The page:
There was once a simpler time in the high end. Performance was in large part defined by component minimalism: an austere, stripped-down, hair-shirt aesthetic that shunned extraneous complications and pretty much shrugged off user convenience. The mantra was, above all, sonic purity. Tone controls, lighted displays, and remotes? Not a chance. But today’s high end is also married to the world of digital technology, computers, and communications. And that world has seen sweeping changes that have swept us along with them. Electronics are now expected to thread the needle between the analog and digital worlds. This has given rise to powerfully versatile components like the Classé CP-800 preamp/processor and its 200Wpc partner, the CA-D200 stereo amplifier.
If the CP-800 designation sounds a tiny bit familiar at this point, it should. Jacob Heilbrunn reviewed an earlier version of the CP-800 in Issue 230 a couple of years ago. Recently, however, some noteworthy upgrades suggested it was time for a return visit. Let’s review: The CP-800 is still Classé Audio’s top-tier analog preamplifier. It’s a highly configurable and handsome beast, outfitted with an onboard DAC and well appointed with a sophisticated kit of digital processing options. Its internals include fully balanced circuitry and completely isolated, symmetrical left and right channels. The stereo DACs are Wolfson 8741s, two per channel, in a dual-differential design. A phono mm/mc stage is also available as an option.
Visually, the familiar Classé profile has aged well since the Delta Series launched in 2004. Its wraparound aluminum front panel softens the often hard-edged cosmetics of most electronics brands. Its dominant feature is the LCD touchscreen display—now with a modern 16×9 aspect ratio. In fact, the touchscreen is responsible for so many functions that without it the CP-800 would be overrun with buttons and toggles. Fortunately, the screen is very legible, responsive to touch commands, and logically laid-out. There is a large, traditional volume-control knob to the right of the screen, along with a ¼” headphone jack and a USB input for portable devices.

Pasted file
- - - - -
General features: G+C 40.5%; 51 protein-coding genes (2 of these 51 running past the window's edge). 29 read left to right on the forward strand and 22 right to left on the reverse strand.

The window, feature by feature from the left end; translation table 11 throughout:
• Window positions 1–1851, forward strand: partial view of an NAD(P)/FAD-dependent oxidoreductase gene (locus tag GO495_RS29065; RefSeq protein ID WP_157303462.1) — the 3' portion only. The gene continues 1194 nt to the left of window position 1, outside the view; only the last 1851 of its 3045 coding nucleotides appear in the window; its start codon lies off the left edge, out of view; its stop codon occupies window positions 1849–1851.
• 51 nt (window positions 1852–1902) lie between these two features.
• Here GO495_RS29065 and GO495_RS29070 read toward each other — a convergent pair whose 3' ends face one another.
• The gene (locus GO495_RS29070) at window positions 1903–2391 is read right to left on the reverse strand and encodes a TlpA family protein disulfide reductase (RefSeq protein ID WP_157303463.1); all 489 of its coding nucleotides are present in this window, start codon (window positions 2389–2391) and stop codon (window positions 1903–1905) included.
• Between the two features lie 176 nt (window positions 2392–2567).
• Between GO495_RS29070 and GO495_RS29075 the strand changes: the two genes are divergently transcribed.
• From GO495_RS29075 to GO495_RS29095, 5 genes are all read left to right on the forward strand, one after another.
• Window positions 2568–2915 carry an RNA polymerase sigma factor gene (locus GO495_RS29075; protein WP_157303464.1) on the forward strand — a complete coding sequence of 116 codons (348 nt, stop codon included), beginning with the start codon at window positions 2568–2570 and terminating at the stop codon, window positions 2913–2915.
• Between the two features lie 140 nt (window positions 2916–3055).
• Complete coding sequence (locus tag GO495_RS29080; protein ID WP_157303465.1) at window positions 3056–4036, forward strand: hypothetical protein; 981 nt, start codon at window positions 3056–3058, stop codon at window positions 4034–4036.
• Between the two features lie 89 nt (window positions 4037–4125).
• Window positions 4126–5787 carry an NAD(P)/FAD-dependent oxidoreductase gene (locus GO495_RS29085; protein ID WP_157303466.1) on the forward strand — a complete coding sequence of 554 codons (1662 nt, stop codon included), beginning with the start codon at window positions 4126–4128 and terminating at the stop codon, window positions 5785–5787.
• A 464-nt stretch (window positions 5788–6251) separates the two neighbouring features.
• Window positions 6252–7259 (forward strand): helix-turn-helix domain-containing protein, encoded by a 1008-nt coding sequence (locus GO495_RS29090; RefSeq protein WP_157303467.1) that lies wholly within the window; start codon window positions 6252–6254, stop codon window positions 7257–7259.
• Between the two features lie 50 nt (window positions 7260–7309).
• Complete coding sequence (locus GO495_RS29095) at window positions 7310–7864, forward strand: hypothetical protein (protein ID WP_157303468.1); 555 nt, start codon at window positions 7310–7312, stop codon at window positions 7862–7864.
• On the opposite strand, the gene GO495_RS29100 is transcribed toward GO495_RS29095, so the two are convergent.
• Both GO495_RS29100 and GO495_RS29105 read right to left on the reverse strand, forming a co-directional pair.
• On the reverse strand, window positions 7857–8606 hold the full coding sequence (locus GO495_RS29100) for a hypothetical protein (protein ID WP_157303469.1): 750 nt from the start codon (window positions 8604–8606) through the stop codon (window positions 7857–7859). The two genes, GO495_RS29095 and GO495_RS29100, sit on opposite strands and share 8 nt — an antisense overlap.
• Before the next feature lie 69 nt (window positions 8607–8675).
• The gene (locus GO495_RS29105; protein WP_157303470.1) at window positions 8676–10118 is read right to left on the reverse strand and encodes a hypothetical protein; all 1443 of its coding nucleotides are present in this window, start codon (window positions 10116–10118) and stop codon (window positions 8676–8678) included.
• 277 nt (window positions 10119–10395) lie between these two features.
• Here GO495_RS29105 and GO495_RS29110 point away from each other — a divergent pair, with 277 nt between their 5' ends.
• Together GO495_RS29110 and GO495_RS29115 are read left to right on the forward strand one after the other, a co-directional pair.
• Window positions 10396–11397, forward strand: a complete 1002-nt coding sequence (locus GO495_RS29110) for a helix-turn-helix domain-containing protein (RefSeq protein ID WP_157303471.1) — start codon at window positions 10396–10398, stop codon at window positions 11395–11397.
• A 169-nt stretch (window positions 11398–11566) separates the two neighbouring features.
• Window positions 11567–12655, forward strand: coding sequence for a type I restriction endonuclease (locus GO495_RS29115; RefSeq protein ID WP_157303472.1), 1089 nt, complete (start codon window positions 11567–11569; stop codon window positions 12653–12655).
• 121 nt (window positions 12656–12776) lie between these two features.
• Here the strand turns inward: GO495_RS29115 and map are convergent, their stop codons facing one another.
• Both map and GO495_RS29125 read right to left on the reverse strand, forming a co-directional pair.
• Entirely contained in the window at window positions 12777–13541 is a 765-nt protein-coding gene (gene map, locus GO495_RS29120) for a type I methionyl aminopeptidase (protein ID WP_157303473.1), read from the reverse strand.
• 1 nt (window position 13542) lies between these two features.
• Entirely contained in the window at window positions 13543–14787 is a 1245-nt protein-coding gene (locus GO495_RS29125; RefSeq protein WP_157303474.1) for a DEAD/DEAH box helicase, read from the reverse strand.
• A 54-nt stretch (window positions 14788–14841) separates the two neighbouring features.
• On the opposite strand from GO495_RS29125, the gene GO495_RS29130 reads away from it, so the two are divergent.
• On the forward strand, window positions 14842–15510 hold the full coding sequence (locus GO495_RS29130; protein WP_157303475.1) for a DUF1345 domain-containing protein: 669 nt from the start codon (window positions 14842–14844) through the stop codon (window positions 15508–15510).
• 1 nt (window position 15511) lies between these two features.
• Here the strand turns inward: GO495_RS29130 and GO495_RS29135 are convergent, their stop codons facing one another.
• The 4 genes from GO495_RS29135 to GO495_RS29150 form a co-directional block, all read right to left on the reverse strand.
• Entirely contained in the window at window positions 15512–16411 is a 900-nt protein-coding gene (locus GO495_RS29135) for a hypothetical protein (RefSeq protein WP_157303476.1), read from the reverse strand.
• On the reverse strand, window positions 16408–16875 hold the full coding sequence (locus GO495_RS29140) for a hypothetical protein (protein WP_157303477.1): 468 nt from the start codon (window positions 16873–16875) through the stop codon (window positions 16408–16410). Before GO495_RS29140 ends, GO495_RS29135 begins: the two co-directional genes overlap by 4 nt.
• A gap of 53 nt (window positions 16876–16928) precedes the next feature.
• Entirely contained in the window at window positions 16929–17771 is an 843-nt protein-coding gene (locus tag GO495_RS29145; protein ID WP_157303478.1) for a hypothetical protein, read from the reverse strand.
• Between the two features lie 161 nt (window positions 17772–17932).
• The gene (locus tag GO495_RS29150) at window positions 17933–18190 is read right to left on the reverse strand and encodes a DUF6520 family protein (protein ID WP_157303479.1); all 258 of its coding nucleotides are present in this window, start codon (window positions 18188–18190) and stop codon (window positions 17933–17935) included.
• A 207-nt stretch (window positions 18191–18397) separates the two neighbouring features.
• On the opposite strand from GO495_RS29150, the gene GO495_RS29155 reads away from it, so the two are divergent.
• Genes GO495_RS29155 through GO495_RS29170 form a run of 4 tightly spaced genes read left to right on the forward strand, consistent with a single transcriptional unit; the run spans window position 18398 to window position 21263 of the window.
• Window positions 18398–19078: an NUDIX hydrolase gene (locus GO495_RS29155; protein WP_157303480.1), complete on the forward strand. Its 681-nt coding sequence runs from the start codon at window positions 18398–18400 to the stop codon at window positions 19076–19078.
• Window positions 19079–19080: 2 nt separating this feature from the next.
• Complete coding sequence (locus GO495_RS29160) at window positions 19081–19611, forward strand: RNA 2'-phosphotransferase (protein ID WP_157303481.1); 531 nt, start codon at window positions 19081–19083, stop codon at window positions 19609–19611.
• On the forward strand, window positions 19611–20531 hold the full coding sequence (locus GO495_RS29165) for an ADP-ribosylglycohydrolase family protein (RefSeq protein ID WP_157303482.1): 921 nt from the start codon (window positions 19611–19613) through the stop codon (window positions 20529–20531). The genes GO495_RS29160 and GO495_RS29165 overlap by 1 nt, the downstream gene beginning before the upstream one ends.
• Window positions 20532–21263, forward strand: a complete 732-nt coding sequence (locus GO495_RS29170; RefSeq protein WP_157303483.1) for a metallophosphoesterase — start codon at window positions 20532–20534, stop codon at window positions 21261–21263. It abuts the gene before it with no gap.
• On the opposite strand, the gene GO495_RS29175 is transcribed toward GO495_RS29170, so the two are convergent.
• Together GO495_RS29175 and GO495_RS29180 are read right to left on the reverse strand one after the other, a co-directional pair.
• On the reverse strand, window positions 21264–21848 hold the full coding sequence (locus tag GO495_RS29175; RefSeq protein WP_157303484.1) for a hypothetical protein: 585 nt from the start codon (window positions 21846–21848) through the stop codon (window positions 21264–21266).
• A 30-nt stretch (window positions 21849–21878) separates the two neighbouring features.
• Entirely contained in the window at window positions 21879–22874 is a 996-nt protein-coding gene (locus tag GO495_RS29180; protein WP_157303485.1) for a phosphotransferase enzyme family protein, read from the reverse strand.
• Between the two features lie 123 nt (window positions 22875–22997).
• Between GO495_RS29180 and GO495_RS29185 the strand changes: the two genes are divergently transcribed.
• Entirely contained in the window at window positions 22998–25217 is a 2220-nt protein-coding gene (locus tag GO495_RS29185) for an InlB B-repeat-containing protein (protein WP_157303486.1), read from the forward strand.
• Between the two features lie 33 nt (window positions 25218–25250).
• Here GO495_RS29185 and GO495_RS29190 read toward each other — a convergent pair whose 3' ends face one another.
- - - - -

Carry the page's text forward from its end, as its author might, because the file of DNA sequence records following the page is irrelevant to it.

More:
Once I familiarized myself with the comprehensive and graphically rich instruction manual (all fifty-plus pages’ worth!), I found that the CP-800’s menu windows were easily navigable, with clear and intuitive icons. The hefty remote control has a full complement of functions. (See System Tech sidebar.)
The big news and the primary reasons for revisiting the CP-800 are twofold: The asynchronous USB input, which is powered by its own galvanically isolated power supply, now supports full-bore 192kHz signals rather then the 96kHz of its predecessor. Even more welcome is the addition of network connectivity via Ethernet. Previously relegated to an inoperable back-panel input, this feature has been activated and offers streaming options including Apple AirPlay and DLNA. With the CP-800’s own oscillators controlling timing for D-to-A conversion, files up to 192kHz can be accommodated.